Roderick Benns, publisher of Leaders and Legacies, recently interviewed Tara Kainer, a long-time anti-poverty advocate, about basic income guarantee policy.
Tara Kainer grew up talking about social justice issues around the dinner table. In the 1950s, when she was a small child, her family lived in Tennessee where segregation was still in place and poverty, especially in the rural areas, was extreme.
Because her mother worked in the emergency department of a local hospital she often talked about the people who were turned away from medical services because they couldn’t pay. After leaving Tennessee they lived in Saskatchewan where the CCF government brought in Medicare before it was adopted by the federal government in 1966. Her parents were fervent supporters.Read more
Roderick Benns from Leaders and Legacies recently interviewed Victor Lau, the leader of the Green Party of Saskatchewan, about basic income. Lau has been the leader of the Green Party since 2011. Saskatchewan goes to the polls April 4, 2016.
Benns: Do you run candidates in all ridings?
Lau: Yes! The Green Party of Saskatchewan ran our first full slate of 58 candidates in the previous general election in 2011. For 2016, our party finished nominating a full slate of 61 candidates (the provincial government added three more seats) by the summer of 2014. We are currently the only party in Saskatchewan to have finished nominating their entire slate of candidates. Even the Saskatchewan Party government has two more seats to go and the NDP has just over half of theirs done.
Benns: Are there any signs of electoral success on the horizon for any of your candidates?
Lau: The Green Party of Saskatchewan believes strongly that by being ready with a full slate of 61 candidates and an excellent platform for 2016 that our central messaging should carry us to victory in three to four seats or potentially even propel us into forming government (only 31 seats are needed to do so.)Read more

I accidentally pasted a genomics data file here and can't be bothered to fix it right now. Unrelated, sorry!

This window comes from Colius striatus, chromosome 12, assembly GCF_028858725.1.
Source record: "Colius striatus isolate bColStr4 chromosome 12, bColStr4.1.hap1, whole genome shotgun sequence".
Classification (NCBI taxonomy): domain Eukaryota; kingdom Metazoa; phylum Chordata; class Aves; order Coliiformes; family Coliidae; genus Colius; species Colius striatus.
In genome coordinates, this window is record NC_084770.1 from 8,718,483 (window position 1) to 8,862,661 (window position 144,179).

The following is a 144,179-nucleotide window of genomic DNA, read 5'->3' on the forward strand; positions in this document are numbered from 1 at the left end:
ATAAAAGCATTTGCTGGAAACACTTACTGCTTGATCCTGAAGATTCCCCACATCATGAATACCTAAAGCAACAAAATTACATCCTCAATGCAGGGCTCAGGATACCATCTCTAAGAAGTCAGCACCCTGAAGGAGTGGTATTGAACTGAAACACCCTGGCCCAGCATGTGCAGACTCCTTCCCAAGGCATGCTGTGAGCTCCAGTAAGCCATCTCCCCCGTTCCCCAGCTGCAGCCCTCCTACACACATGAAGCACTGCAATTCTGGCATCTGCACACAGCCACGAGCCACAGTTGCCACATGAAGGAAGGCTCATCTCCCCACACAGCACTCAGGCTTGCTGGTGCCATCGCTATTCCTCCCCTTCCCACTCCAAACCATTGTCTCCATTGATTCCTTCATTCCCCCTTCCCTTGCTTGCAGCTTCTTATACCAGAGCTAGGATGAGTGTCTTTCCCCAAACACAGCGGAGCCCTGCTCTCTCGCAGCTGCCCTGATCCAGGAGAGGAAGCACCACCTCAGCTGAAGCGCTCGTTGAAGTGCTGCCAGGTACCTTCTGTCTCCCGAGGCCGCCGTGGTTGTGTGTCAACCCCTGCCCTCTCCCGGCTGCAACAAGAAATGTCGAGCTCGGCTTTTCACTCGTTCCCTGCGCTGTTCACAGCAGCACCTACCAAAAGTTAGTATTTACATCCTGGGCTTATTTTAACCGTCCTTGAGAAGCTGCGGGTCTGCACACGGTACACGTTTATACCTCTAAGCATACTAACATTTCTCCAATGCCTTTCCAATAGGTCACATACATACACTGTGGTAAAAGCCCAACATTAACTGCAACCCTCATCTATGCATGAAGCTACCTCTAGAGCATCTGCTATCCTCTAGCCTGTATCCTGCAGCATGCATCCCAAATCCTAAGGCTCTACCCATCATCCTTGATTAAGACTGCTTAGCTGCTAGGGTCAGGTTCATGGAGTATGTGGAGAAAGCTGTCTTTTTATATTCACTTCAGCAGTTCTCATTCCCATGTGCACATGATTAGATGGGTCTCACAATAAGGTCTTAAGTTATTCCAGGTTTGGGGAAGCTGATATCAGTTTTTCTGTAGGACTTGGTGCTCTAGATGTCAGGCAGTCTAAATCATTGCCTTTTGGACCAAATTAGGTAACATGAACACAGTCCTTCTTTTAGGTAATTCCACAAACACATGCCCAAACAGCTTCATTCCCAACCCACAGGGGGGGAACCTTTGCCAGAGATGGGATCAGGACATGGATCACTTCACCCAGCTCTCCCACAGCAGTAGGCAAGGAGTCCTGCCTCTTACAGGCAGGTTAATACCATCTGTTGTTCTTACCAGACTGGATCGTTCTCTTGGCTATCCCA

By Roderick Benns
Publisher of Leaders and Legacies, a social purpose news site
Michael Clague grew up as a middle class boy in Vancouver, B.C. in the 1940s. He was fortunate, he says, because he never had to experience poverty firsthand. Given that his father was a school principal in an east Vancouver school, though, he did encounter a number of people who came from families with low incomes.
But it wasn’t until many years later, when he was appointed to the Special Senate Committee on Poverty, that Clague would realize the weight of poverty that existed for many. Chaired by Senator David Croll in 1968, the final report says it well:Read more
By Roderick Benns
Publisher of Leaders and Legacies, a social purpose news site.
All three territorial mayors in Canada, representing the capital cities of the vast Yukon, Northwest Territories, and Nunavut, say it’s time to look at basic income policy to address growing inequality.
The mayors’ three respective territories where they hail from cover about 40 percent of the geographic size of Canada. Echoing many of their southern big city counterparts, the mayors are calling for pilot projects to be set up to measure the effectiveness of a basic income guarantee.Read more
By Roderick Benns
Publisher of Leaders and Legacies, a social purpose news site.
The mayor of Whitehorse, Yukon, the recently re-elected Dan Curtis, says the challenges of northern living make investigating a basic income guarantee a viable idea.
Curtis says he “would love to see everyone in the middle class, but it’s challenging when there is so much work in the (lower paying) service industry,” even with people often working two or more jobs to make ends meet.
Curtis is the latest Canadian mayor to be interviewed by Leaders and Legacies, in order to gauge municipal level support for a basic income guarantee policy. A common definition of a basic income guarantee ensures everyone an income sufficient to meet basic needs and live with dignity, regardless of work status. It involves a regular, reliable distribution of money from government to people to help ensure total income sufficient to meet common, basic needs.Read more